Once begun, the quest of the historical Jesus continued in earnest. David Friedrich Strauss is perhaps the best known scholar from this period. Born in 1808, he held various teaching posts in his early life. He was called to Zürich as a Professor of Theology in 1839, but because of opposition to him by conservative Christians he was never allowed to take up his post. He lived as a freelance writer after that until his death in 1874.13 Strauss wrote his monumental work Das Leben Jesu, kritisch bearbeitet14 when he was 28 years old. In this work he patently rejected supernaturalism and rationalism and described the church’s handling of the historical information about Christ as myth. Strauss accepted a bare historical framework of Jesus’ life—including events such as his baptism by John the Baptist, his teaching and making of disciples, as well as his death due to the hostility of the Pharisees—but the early church elaborated upon this and turned the historical Jesus into something he was not by a twofold process. First, the church interpreted the events of Jesus’ life as fulfillment of prophecy and Old Testament belief and expectation, thus establishing him as Messiah. Second, in accordance with his reputation as Messiah, the church created myths and legends about him through the vehicle of community belief. “The historical Jesus was thus turned into the divine Messiah by the pious, but erroneous devotion of the church.”15 Thus according to Strauss the historical Jesus was buried underneath deep layers of myth, so much so that a biography of his life was nearly impossible to write.
Following Strauss was a true giant of the Christian faith and scholarly insight who marks both the end of the Old Quest and a new direction for Historical Jesus studies. Albert Schweitzer was truly a genius in his own right. He published his magnum opus, Von Reimarus zu Wrede: Eine Geschichte der Leben-Jesu-Forschung, in 1906 at the age of 31. Not only did he prove himself to be an influential biblical scholar, he also distinguished himself in the field of music and medicine. It is well known that the last fifty years of his life were spent as a missionary doctor in Africa.16 His work contributed to the study of the historical Jesus in two ways. First, he declared the original quest to be void of results. In his estimation, the liberal lives of the nineteenth century were simply reflections of those who sought the historical Jesus. Second, he took issue with them for minimizing or neglecting the eschatological dimension of Jesus’ words and actions in an attempt to make him more universal. Schweitzer felt that the key to understanding Jesus was his eschatology. Jesus could not be divorced from the eschatological context which he shared with the Judaism of his day and be understood in any reasonable fashion. The problem with Schweitzer’s view is the extreme form of apocalypticism which he believed Jesus held. Wright’s assessment is useful at this point:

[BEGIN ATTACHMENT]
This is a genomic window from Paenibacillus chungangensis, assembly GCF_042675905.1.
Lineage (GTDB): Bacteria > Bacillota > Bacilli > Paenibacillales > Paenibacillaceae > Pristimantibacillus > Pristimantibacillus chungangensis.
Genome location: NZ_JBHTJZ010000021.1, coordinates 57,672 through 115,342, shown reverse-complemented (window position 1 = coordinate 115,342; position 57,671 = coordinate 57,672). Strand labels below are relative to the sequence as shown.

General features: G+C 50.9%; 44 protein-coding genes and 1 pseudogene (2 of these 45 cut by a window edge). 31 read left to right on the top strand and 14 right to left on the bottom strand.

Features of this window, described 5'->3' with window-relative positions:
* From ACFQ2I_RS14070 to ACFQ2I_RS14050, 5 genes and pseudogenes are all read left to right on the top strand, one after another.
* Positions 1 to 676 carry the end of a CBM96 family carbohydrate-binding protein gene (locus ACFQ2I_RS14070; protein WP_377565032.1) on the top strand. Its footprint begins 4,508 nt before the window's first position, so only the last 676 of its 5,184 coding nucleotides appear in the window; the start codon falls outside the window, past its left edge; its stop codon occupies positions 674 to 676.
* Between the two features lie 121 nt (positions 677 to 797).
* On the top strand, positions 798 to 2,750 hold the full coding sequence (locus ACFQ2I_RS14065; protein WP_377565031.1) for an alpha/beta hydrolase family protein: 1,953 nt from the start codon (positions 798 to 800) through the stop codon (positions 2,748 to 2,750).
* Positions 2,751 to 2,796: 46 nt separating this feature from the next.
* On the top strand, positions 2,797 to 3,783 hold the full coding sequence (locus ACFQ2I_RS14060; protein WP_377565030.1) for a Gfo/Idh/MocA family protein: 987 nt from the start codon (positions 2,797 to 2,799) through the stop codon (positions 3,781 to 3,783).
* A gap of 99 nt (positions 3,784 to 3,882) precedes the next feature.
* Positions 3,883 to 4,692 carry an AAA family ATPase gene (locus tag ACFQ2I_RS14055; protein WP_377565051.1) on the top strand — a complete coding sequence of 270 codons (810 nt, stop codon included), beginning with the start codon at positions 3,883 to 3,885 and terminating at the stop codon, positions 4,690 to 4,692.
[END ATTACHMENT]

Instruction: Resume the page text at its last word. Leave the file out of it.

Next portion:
He [i.e., Jesus] believed himself to be the Messiah while the onlookers thought he might be Elijah; he confidently expected that his god would step in and bring the world to an end during the course of his ministry. He dreamed the impossible dream of the kingdom, bringing about the end of world history. When this did not happen, and the great wheel of history refused to turn, he threw himself upon it, was crushed in the process, but succeeded in turning it none the less. He thus took upon himself the Great Affliction which was to break upon Israel and the world. The bridge between his historical life and Christianity is formed by his personality: he towers over history, and calls people to follow him in changing the world. The very failure of his hopes set them free from Jewish shackles, to become, in their new guise, the hope of the world.17
Schweitzer thus halted the Old Quest so severely that it would not continue for another 50 years, yet he also set the stage for the Third Quest which would not start until 75 years after his writing and fifteen years after his death in 1965.